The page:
Leading the worldwide fight to treat and cure
Tay-Sachs, Canavan, GM1 and Sandhoff diseases

Types of Screening

There are two main types of carrier screening tests: Molecular (analyzing the DNA-genetic code) and biochemical (measuring enzyme activity). Carrier screening for Tay-Sachs disease and Sandhoff disease involves a combination of both genetic and enzyme screening for the most sensitive results.

Biochemical / Enzyme Screening:

Enzyme screening is performed using an assay which detects the level of specific enzymes in the blood or a tissue sample. Enzyme assays can be done using serum or leukocytes isolated from blood. For Tay-Sachs disease, screening using serum is the standard of care, but leukocyte screening is recommended when the person being screened is pregnant, on birth control pills, or taking any medications that affect hormones.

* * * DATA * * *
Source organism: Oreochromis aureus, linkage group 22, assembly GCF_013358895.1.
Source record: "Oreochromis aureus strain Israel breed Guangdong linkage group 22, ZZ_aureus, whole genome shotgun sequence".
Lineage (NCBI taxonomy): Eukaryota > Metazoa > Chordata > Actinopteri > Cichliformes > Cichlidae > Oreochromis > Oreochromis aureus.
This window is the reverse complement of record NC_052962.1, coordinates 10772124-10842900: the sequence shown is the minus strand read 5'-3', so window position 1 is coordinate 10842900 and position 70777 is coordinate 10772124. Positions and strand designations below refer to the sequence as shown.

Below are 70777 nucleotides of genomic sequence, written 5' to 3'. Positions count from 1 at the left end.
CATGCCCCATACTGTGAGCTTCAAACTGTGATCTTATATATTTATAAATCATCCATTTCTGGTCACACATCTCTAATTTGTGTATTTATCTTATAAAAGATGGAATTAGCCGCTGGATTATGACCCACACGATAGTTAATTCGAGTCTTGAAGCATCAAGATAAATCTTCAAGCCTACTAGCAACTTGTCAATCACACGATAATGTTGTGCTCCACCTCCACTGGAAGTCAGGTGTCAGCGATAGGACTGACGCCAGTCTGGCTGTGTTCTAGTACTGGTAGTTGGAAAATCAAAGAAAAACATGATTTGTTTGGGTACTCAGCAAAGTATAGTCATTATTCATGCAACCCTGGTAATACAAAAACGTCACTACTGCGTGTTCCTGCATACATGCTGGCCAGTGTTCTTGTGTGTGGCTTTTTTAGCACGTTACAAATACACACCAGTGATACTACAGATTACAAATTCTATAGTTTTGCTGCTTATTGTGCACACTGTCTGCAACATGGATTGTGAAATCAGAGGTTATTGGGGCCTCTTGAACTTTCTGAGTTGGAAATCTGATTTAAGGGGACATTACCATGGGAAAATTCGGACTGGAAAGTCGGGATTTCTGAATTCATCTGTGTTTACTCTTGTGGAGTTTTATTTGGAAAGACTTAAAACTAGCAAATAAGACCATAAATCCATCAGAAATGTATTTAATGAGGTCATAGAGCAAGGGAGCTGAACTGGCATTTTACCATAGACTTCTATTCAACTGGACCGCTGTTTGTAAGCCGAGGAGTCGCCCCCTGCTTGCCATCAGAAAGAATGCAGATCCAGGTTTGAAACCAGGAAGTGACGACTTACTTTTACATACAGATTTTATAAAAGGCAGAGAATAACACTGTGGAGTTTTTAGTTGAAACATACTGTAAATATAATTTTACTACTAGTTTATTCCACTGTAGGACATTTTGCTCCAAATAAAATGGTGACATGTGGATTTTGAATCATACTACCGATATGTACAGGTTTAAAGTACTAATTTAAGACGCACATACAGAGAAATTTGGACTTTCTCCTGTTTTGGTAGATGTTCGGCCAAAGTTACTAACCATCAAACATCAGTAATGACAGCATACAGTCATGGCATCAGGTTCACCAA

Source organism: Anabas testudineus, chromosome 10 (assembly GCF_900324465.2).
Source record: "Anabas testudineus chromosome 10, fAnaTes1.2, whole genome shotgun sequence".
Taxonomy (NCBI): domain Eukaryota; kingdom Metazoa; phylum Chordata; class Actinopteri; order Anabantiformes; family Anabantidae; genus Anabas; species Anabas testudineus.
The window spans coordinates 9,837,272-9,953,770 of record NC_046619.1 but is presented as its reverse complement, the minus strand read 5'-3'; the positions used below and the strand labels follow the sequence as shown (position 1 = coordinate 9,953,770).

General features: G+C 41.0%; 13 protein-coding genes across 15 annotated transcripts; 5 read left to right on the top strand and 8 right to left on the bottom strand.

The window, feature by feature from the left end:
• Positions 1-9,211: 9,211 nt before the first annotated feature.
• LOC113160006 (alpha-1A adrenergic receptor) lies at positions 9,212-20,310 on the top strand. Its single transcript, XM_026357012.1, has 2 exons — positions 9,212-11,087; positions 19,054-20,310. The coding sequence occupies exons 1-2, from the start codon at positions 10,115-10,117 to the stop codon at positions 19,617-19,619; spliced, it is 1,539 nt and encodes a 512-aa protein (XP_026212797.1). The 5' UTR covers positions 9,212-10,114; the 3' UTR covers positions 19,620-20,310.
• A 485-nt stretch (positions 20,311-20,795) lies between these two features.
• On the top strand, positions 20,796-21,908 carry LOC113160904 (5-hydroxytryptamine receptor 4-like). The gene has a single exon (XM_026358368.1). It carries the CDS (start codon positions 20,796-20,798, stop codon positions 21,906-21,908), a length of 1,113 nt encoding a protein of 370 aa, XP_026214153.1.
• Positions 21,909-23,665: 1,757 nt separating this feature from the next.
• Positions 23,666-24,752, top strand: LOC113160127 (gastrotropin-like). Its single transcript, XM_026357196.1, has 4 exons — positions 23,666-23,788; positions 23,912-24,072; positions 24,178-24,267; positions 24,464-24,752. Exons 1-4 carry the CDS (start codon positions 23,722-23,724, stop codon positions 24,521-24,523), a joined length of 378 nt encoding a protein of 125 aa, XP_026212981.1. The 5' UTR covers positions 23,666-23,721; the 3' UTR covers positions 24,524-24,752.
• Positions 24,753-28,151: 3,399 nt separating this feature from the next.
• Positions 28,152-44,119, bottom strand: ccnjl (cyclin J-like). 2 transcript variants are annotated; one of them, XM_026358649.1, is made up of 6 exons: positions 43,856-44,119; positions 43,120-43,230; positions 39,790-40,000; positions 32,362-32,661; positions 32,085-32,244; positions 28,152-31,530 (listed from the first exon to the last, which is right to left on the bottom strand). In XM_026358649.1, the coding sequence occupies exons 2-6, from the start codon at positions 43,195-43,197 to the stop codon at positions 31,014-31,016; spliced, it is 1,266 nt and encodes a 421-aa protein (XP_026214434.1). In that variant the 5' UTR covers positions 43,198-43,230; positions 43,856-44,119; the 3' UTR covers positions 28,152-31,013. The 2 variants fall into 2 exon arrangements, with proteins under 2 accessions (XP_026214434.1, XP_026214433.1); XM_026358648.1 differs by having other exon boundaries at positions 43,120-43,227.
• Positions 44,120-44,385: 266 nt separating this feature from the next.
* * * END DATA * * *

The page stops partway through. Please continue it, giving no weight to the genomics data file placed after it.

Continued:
The following diseases utilize enzyme screening as the gold standard for carrier screening. Molecular genetic screening should also be performed, as some carriers can be missed via enzyme screening.

Molecular /Genetic Screening:

There are two types of molecular screening:

Most molecular screening only looks for several DNA mutations (changes in genetic code) that lead to decreased production of enzyme. This type of screening often focuses on the mutations seen in one ethnic group and misses those seen in people of other backgrounds. For instance, for Tay-Sachs disease, most molecular screening detects >90% of carriers of Jewish background but only 60% of the mutations found in people of other backgrounds.

The second type of molecular screening is called sequencing. This type of genetic carrier screening is accomplished by reading across the DNA code of a specific gene to determine if there are any known mutations (changes in the DNA code). A negative result significantly reduces the chance that you are a carrier, but it does not eliminate the chance, as it is possible that you carry a mutation that has not been discovered yet or that our current technology is unable to detect. It is important to talk with a genetics professional about how your screening results may impact your family’s health.  

The following allied diseases utilize molecular screening as the gold standard for carrier screening: